Updated Mon, Jan 27, 2014 5:29 pm
While cold weather turns rainwater into snow and ice, extreme temperatures can turn indoor and below-ground water into hundreds of dollars worth of damage.
Water pipes burst Jan. 22 at 140 Mill Street in Athens, and Ohio University junior Kerry Tuttle and her roommate found themselves bailing water out of a flooded apartment.
The fire alarm started going off," Tuttle said. "Back in the corner by [my roommate's] room, the sprinkler system had burst. There was just water pouring through the ceiling, pouring through the walls, pouring down the hallway, as well as in her closet."
Tuttle, her roommate, and her neighbors were forced to shovel the water out with trash cans and coolers. Tuttle said they were lucky to have avoided any damage to electronics and only sustained minor water damage to clothing. The roommates were offered a temporary stay in a campus residence hall but instead are living with friends until they are allowed to move back in.
The apartment building is at the intersection of Stewart Street and Mill Street, was built in 1999 and is owned by Gezala LLC, according to the City of Athens' web site.
City engineer Andrew Stone said that during Athens' previous bout with well-below-freezing temperatures, his office, which deals with busted pipes and water main breaks, received about 170 calls, some from personal residences and some from businesses.
"Depending on how long water runs inside a structure, [damage] can be extensive," Stone said. "To the point where you have to redo walls. Outside we haven't had too much damage to the water mains. They're usually deep enough that we don't see lots of broken mains due to cold weather."
Tuttle said their landlord wasn't in the area when the burst happened, but that he was there within 45 minutes.
"By the time I got home about 45 minutes after it happened, the water had stopped but our entire hallway was flooded, half of my room was flooded, the living room was flooded," Tuttle said. "By then it had started leaking down onto the apartment underneath us.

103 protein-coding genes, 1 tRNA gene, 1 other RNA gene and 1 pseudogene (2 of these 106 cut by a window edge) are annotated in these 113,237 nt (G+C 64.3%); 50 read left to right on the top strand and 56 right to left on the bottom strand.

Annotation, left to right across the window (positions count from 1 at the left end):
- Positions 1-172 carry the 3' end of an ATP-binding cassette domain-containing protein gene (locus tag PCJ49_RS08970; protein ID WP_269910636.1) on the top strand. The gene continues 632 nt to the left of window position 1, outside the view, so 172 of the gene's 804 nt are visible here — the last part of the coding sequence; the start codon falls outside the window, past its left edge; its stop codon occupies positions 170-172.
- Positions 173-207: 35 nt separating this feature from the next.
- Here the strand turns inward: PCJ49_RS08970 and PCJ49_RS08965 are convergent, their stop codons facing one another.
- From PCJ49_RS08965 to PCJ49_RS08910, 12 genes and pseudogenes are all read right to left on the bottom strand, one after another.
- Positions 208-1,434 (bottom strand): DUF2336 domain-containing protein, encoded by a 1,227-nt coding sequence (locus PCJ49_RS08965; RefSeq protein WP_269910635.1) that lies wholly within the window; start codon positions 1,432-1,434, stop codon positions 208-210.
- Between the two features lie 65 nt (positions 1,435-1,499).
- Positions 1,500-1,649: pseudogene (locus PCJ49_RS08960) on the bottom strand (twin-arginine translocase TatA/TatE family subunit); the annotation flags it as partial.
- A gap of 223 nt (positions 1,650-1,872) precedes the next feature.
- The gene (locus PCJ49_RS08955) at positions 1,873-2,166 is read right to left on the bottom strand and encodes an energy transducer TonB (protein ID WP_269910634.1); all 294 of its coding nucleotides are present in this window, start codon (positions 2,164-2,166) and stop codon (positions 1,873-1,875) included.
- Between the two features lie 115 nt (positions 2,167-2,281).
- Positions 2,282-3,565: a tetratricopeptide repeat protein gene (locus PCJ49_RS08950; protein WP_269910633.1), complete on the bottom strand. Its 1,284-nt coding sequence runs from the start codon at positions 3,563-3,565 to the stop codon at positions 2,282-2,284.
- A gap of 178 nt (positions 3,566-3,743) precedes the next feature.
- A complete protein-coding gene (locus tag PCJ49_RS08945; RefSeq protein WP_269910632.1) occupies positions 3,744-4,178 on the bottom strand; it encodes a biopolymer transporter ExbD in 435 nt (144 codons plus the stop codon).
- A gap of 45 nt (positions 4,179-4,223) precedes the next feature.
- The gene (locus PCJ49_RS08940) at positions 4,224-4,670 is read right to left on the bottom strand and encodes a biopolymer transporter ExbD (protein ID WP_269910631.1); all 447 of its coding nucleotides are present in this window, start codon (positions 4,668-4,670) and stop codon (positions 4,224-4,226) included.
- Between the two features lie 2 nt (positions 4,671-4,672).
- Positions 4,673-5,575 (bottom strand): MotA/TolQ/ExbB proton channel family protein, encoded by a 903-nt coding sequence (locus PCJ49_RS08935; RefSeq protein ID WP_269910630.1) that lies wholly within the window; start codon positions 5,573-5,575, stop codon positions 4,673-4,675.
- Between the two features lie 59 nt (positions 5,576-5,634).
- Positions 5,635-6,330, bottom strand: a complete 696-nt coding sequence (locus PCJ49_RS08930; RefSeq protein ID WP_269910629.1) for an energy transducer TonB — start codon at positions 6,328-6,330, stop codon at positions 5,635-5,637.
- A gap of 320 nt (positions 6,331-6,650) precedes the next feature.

"For the next three hours we wore rain boots around our apartment," Tuttle added. "Our apartment is a mess is because we had to move everything from our rooms, take everything off the walls. When your foot would step on the carpet there'd be a little puddle around it. It was totally soaked, like standing water."
The Athens fire department was called and the whole building was evacuated. The pipes in Tuttle's apartment were the only ones in the complex that broke.
"We are not allowed to be in the apartment for 3-5 days," Our heat is turned up to 90 degrees to try to dry everything. There's fans everywhere. We're in limbo trying to figure out when we can move back in."
Stone talked about how residents can avoid having their pipes burst during this week's severe cold weather.
"Probably the most important thing I would tell people is know where your main water shut off valve is inside your house. If you need to deal with it quickly, you're going to need to know how to shut off that water," Stone said. "People should really pay attention to the temperature in the area where the water lines come in. Oftentimes it'll come in through a crawl space, perhaps under a porch. Those spaces aren't heated, or if they are they're heated very poorly. Cold temperatures can reach those water lines quickly and they can freeze easily.
"Open up the cupboards under their sinks so that the heat from the room can get into that space and keep those water lines warm," Stone said.